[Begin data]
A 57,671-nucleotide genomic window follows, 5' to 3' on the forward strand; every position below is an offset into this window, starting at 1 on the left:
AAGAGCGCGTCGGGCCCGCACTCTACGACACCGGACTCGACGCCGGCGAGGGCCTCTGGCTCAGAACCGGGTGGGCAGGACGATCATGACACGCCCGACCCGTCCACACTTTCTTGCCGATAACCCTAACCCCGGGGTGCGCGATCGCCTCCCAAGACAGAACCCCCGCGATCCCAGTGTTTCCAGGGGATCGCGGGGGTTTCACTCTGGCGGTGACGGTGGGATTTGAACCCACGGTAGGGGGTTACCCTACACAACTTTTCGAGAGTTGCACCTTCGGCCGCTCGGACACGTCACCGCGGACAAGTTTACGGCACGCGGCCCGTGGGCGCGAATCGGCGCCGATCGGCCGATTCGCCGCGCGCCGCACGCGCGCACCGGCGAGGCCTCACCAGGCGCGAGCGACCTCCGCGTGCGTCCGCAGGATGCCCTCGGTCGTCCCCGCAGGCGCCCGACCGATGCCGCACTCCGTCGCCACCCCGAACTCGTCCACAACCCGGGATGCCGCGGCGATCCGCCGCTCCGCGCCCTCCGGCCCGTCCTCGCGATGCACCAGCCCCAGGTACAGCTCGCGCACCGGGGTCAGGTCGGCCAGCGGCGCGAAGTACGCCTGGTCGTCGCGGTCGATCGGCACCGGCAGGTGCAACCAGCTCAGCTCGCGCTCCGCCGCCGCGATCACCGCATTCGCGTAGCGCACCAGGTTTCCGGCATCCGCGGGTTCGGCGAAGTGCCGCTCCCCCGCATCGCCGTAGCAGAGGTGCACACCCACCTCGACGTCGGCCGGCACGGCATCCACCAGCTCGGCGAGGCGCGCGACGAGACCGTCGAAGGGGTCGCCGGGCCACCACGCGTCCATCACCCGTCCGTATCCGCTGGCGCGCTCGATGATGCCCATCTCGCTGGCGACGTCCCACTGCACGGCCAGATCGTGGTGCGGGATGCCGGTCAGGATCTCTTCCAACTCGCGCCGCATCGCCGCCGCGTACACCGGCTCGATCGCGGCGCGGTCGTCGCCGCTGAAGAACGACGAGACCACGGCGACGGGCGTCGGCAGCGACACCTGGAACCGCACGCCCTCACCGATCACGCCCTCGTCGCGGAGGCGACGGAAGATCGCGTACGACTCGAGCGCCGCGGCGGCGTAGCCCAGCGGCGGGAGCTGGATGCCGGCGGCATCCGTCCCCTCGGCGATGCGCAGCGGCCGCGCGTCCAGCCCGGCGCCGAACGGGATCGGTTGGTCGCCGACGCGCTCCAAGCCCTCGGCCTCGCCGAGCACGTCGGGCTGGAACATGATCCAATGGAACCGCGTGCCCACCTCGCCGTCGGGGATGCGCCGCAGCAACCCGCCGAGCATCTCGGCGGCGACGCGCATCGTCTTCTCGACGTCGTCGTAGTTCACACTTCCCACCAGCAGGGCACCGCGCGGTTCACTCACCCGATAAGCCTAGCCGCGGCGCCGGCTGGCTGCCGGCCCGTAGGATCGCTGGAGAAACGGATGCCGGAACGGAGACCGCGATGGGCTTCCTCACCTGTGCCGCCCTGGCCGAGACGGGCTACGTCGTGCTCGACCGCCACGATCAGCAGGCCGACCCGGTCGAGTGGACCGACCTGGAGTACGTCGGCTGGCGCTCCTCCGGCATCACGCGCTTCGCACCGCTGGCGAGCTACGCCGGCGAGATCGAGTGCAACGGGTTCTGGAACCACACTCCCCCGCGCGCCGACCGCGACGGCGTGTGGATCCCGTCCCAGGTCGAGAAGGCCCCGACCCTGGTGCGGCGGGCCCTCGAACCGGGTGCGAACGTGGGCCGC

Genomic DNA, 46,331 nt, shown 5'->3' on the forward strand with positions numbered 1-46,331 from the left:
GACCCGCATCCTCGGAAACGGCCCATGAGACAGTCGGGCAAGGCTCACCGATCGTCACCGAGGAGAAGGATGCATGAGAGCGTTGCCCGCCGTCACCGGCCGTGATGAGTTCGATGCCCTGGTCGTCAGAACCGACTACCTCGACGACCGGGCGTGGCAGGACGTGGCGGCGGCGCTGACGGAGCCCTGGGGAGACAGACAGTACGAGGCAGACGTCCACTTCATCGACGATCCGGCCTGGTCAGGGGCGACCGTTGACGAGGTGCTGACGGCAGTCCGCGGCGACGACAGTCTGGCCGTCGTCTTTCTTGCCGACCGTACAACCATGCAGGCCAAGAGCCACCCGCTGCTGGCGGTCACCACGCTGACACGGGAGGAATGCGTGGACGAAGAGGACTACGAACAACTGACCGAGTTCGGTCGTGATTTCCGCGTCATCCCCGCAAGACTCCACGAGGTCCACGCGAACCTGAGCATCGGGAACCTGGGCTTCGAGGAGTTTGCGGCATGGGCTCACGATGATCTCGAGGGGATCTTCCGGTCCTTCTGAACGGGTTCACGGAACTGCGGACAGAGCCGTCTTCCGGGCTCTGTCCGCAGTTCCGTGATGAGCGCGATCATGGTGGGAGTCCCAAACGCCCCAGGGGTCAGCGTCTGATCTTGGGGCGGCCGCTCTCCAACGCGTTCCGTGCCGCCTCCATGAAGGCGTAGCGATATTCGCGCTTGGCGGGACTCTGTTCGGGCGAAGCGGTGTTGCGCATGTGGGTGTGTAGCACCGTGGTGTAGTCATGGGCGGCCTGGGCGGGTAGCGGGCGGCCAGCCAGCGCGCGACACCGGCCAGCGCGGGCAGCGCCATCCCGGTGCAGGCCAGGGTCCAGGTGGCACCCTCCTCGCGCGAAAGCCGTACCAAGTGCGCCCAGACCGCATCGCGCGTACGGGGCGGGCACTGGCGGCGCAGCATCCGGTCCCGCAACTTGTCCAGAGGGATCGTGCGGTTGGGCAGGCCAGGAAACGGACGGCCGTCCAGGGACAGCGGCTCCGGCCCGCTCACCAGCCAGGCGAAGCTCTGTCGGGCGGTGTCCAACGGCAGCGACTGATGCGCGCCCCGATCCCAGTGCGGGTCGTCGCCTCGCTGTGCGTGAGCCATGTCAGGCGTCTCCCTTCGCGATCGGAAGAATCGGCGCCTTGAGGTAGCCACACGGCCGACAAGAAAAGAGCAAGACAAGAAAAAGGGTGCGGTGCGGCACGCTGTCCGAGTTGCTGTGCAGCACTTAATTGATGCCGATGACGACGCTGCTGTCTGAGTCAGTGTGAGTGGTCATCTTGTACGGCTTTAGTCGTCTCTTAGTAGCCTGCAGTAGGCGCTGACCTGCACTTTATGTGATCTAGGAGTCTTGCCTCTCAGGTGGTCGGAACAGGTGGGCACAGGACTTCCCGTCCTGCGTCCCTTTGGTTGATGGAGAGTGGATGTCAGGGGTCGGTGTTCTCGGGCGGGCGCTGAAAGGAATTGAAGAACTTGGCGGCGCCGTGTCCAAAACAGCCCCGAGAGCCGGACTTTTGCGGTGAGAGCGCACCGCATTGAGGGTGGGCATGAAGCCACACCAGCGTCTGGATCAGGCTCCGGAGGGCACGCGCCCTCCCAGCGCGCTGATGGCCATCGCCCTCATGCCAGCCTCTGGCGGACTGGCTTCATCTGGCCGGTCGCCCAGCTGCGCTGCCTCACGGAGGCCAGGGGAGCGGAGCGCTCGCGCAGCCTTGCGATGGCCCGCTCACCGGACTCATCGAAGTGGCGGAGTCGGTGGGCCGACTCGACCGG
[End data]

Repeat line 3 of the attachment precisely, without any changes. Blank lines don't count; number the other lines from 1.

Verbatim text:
Genomic DNA, 46,331 nt, shown 5'->3' on the forward strand with positions numbered 1-46,331 from the left: